Spying on Embedded ‘asm’ directives

Sometimes embedded developers have to use inline assembler instructions to get better control of the processor, or to improve performance. How should we deal with those when we’re doing TDD and testing off the target?

What’s the problem? The embedded asm statements cause compilation errors if the assembler instructions are not part of the off-target test platform instruction set. Also some of the instructions might not be legal in the test environment. This article shows how to insert a test double for the asm directives with gcc and CppUTest.


In this example, I’ll assume that whatever the asm instructions were supposed to do, that they are not needed to run in the test environment. We’ll look at two alternatives: ignoring asm directives and spying on them.

Here is example production code using the asm directive:

//snip...
do
{
  asm("NOP");
  asm("FLOP");
  asm("POP");
  status = IORead(0);
} while ((status & ReadyBit) == 0);

For some reason NOP, FLOP and POP need to be executed before an I/O read operation. in the unit test environment we don’t want them assembled or executed.

The simplest thing to do is to make asm go away with the preprocessor. We can force the preprocessor to include a file that makes asm go away. If you are using the CppUTest makefile system you can add this preprocessor directive:

  CPPUTEST_CFLAGS += -include mocks/NullAsm.h

NullAsm.h would simply be this:

#define asm(x)

This macro makes asm and its parameters go away. There might be a gcc command line option to ignore asm also, but I could not find one.

But maybe you want more than to ignore the asm directives. Let’s spy on them. AsmSpy captures the assembly instructions so that the test can check that the right instructions are specified to execute.

Let’s look at the tests for the AsmSpy.

#include "CppUTest/TestHarness.h"
 
TEST_GROUP(AsmSpy)
{
    void setup()
    {
      AsmSpy_Create(20);
    }
 
    void teardown()
    {
       AsmSpy_Destroy();
    }
};
 
TEST(AsmSpy, CaptureAsmInstructions)
{
    AsmSpy("NOP");
    AsmSpy("FLOP");
    AsmSpy("POP");
    STRCMP_EQUAL("NOP;FLOP;POP;", AsmSpy_Debrief());
}

In setup the spy is created and given a capacity. This spy will remember a string of 20 characters of assembler. In the TEST, you can see that the spy separates each assembly string with a semicolon.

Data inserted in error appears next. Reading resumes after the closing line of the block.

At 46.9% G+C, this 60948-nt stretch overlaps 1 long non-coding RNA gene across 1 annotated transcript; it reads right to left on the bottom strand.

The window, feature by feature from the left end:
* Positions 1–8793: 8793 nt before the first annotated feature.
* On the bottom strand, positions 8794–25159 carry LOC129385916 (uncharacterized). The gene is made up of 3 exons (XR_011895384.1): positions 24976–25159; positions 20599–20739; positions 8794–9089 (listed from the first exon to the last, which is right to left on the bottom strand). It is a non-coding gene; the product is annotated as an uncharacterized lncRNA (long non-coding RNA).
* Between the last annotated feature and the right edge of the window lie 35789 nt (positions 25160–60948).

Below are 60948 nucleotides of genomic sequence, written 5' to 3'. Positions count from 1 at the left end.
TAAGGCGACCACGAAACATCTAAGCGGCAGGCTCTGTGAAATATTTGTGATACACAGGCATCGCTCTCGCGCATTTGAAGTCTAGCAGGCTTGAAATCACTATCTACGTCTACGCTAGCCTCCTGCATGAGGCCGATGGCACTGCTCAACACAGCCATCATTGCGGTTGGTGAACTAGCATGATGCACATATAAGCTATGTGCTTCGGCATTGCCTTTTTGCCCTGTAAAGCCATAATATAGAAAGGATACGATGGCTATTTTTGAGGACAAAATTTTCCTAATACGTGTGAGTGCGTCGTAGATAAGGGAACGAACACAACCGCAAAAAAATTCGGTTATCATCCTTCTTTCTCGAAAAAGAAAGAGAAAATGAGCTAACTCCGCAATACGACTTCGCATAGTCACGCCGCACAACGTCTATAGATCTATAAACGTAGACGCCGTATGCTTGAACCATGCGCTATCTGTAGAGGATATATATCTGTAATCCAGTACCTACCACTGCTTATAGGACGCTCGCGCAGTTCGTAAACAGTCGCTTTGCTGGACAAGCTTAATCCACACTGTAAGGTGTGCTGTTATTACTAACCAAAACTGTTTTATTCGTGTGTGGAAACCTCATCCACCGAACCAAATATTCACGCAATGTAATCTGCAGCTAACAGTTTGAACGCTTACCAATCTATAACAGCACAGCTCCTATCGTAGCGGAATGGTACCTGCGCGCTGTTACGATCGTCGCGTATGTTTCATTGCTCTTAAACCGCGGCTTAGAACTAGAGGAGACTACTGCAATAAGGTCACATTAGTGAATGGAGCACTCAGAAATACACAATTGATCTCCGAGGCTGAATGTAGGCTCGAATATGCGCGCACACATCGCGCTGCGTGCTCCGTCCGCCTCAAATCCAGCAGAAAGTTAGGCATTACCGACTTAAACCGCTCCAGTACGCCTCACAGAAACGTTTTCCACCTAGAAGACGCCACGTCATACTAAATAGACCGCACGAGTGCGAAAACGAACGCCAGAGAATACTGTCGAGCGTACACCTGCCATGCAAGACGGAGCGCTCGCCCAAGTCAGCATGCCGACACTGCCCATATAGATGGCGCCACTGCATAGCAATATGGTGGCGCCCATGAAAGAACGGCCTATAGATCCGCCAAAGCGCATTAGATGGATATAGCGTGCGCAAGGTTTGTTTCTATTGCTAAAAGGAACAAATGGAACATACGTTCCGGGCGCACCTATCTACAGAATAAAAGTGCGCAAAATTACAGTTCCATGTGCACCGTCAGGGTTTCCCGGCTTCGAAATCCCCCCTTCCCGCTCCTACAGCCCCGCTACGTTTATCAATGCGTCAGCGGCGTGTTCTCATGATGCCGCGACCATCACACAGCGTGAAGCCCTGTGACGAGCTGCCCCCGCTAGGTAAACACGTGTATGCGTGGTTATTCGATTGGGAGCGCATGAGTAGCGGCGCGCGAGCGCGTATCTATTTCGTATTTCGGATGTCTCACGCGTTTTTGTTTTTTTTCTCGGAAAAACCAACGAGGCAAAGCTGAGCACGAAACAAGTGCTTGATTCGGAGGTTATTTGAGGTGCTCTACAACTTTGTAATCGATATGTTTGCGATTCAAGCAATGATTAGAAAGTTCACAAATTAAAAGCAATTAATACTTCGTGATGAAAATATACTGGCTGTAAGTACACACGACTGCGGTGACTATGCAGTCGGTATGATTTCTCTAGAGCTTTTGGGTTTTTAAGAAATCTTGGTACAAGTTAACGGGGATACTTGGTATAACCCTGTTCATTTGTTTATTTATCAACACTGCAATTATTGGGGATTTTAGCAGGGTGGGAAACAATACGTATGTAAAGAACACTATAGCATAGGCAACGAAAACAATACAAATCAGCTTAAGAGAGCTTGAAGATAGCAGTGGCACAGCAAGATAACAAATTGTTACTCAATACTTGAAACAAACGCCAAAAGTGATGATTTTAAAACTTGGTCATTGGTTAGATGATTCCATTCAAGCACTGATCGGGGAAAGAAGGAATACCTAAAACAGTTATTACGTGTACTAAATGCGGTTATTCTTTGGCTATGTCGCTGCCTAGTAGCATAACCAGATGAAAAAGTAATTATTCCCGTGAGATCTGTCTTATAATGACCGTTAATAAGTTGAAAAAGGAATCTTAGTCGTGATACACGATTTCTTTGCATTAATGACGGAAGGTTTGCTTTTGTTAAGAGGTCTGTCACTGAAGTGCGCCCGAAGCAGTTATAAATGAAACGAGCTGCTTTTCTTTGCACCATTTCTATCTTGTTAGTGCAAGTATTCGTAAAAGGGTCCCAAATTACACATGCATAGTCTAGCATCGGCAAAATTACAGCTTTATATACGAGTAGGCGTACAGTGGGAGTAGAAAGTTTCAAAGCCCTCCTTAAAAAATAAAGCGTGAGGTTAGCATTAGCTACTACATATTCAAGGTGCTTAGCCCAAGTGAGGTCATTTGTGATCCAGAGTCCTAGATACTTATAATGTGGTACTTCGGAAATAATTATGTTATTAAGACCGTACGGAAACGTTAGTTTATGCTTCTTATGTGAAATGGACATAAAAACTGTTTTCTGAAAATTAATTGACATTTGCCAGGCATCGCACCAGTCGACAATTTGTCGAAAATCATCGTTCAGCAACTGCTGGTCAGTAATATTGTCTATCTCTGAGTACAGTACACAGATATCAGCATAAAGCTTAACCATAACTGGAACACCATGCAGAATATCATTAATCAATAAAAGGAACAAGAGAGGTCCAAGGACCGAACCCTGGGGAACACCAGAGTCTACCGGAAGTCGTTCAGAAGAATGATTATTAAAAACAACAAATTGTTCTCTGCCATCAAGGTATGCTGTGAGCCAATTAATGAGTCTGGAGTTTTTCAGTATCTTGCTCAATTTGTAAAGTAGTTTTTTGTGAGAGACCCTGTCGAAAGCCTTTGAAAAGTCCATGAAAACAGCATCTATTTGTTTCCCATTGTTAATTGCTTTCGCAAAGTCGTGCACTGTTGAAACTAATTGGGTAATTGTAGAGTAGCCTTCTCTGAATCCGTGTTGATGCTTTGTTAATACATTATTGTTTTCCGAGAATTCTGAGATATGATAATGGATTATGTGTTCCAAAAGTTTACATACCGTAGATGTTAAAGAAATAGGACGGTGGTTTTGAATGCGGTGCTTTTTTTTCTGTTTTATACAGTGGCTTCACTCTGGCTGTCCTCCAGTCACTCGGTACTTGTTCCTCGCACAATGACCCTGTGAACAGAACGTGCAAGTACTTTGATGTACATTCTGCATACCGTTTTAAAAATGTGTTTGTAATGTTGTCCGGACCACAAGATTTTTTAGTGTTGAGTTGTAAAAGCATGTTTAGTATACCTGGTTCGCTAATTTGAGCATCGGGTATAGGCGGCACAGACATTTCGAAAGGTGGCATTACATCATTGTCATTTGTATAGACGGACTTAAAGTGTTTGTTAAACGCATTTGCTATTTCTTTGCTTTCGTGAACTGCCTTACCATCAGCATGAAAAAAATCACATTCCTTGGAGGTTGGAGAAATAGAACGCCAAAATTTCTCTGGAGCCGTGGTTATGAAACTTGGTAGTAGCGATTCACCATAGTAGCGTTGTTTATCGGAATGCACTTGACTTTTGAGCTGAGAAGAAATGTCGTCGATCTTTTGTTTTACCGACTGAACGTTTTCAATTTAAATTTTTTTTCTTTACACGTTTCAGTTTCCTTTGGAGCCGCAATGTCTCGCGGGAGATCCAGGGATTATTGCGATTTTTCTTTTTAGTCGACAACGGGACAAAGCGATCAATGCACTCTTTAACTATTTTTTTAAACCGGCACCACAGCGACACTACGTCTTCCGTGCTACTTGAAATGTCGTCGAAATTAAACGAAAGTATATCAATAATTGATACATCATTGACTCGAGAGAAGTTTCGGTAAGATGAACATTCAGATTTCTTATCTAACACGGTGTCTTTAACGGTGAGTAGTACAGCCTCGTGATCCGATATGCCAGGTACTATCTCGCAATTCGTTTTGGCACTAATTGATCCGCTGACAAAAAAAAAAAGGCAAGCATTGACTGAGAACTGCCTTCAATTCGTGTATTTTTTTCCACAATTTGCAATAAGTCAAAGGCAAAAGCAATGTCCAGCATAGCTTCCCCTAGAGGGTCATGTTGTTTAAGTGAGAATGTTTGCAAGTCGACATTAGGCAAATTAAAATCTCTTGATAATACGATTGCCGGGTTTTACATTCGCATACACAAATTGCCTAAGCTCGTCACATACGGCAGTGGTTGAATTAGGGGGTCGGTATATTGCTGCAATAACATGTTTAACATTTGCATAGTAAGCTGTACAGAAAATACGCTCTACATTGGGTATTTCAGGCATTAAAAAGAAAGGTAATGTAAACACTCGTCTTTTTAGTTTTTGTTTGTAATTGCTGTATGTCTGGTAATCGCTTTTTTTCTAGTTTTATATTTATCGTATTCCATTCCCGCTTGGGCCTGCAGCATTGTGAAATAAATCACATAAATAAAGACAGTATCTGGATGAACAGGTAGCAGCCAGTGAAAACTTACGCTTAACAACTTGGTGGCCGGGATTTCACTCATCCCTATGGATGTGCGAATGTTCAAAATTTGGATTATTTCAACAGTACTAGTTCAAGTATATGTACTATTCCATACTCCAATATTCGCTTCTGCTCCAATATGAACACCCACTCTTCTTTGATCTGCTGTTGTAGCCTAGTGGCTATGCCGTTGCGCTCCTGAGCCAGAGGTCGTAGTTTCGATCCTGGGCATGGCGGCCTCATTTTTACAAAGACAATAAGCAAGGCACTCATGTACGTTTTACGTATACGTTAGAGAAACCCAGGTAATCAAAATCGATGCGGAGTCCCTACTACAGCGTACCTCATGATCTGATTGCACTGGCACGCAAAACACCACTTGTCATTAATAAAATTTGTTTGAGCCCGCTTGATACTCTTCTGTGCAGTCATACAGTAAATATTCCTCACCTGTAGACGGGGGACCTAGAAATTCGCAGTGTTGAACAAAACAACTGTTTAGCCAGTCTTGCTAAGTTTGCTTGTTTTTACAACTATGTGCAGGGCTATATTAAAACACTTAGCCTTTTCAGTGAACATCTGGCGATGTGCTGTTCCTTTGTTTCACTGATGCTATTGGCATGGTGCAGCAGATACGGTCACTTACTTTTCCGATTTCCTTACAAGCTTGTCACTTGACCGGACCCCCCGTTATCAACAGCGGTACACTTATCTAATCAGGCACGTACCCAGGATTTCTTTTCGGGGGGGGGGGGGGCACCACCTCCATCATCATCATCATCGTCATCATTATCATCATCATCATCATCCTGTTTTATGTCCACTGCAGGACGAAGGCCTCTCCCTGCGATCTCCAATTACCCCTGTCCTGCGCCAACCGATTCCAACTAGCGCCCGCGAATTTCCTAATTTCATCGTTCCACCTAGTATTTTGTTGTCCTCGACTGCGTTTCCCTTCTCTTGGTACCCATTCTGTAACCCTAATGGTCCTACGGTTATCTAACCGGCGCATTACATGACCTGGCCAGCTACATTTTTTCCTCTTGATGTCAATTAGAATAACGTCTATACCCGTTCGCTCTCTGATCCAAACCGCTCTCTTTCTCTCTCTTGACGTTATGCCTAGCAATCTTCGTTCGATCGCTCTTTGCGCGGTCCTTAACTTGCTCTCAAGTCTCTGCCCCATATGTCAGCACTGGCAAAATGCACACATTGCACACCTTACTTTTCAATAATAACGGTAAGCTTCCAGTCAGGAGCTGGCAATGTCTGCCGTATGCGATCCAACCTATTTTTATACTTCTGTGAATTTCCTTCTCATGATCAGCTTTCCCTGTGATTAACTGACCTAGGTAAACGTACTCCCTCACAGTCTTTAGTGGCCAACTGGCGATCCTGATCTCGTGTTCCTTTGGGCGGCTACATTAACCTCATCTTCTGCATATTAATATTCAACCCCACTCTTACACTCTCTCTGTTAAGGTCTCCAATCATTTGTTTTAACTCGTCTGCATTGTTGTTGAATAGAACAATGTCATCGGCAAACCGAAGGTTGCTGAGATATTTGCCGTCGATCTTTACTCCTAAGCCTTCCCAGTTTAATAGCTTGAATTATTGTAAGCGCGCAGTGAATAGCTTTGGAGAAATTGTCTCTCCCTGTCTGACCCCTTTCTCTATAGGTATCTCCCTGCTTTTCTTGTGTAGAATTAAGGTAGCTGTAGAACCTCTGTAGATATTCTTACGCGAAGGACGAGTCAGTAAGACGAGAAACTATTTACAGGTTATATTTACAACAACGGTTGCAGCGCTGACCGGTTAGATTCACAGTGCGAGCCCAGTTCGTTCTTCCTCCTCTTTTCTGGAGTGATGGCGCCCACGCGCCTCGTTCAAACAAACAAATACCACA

Now we’ve got to sneak the spy into my code. We do this with the preprocessor because asm is a keyword and we need text replacement. We can force the gcc compiler to include AsmSpy.h like this:

  CPPUTEST_CFLAGS = -include mocks/AsmSpy.h

This directive causes the AsmSpy to be the first include file of the compilied .c file. We don’t edit in the AsmSpy because we don’t want any evidence of the spy in the production code. Here is AsmSpy.h.

#ifndef D_AsmSpy_H
#define D_AsmSpy_H
 
#define asm AsmSpy
 
void AsmSpy_Create(int size);
void AsmSpy_Destroy(void);
void AsmSpy(const char *);
const char * AsmSpy_Debrief(void);
 
#endif

Notice #define asm AsmSpy. This causes asm directives to be converted to AsmSpy calls when we build for test. The production code only needs the AsmSpy prototype, but it does no harm to have the spy’s full interface.

AsmSpy.c looks like this:

#include "AsmSpy.h"
#include <string.h>
 
static char * instructions = 0;
static int capacity = 0;
 
void AsmSpy_Create(int cap)
{
    capacity = cap;
    instructions = malloc(capacity+1);
    instructions[0] = 0;
}
 
void AsmSpy_Destroy(void)
{
    free(instructions);
}
 
void AsmSpy(const char * i)
{
    if (strlen(i) + strlen(instructions) &lt; capacity)
    {
        strcat(instructions, i);
        strcat(instructions, ";");
    }
}
 
const char * AsmSpy_Debrief(void)
{
    return instructions;
}

Being that the asm code is machine dependent, we could also isolate this asm code in a separate machine dependent function, and then override that function with a linker test double. Then the preprocessor substitution would not be needed. I might go this route if the asm has to return some value, or I was using Extended Asm.

One thought on “Spying on Embedded ‘asm’ directives

  1. Pingback: Hiding Non-standard C Keywords for Off-Target Testing « James Grenning’s Blog

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